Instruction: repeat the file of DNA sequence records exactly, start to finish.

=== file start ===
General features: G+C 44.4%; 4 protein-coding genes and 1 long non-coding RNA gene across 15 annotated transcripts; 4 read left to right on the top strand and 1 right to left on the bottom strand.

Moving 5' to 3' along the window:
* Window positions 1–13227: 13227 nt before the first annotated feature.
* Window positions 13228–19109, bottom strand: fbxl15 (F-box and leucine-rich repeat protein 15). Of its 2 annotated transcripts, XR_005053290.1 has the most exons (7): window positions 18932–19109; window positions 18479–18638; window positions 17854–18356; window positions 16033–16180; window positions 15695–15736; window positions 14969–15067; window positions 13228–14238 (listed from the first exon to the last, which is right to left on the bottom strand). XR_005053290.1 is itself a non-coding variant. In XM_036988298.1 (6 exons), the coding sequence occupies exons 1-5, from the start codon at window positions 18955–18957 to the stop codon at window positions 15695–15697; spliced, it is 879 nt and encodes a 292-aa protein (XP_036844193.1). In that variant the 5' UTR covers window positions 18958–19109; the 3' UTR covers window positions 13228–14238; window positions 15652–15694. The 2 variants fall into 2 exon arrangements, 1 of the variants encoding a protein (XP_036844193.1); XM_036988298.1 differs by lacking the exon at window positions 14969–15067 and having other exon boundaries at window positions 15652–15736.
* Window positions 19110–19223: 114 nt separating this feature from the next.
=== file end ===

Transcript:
General features: G+C 44.4%; 4 protein-coding genes and 1 long non-coding RNA gene across 15 annotated transcripts; 4 read left to right on the top strand and 1 right to left on the bottom strand.

Moving 5' to 3' along the window:
* Window positions 1–13227: 13227 nt before the first annotated feature.
* Window positions 13228–19109, bottom strand: fbxl15 (F-box and leucine-rich repeat protein 15). Of its 2 annotated transcripts, XR_005053290.1 has the most exons (7): window positions 18932–19109; window positions 18479–18638; window positions 17854–18356; window positions 16033–16180; window positions 15695–15736; window positions 14969–15067; window positions 13228–14238 (listed from the first exon to the last, which is right to left on the bottom strand). XR_005053290.1 is itself a non-coding variant. In XM_036988298.1 (6 exons), the coding sequence occupies exons 1-5, from the start codon at window positions 18955–18957 to the stop codon at window positions 15695–15697; spliced, it is 879 nt and encodes a 292-aa protein (XP_036844193.1). In that variant the 5' UTR covers window positions 18958–19109; the 3' UTR covers window positions 13228–14238; window positions 15652–15694. The 2 variants fall into 2 exon arrangements, 1 of the variants encoding a protein (XP_036844193.1); XM_036988298.1 differs by lacking the exon at window positions 14969–15067 and having other exon boundaries at window positions 15652–15736.
* Window positions 19110–19223: 114 nt separating this feature from the next.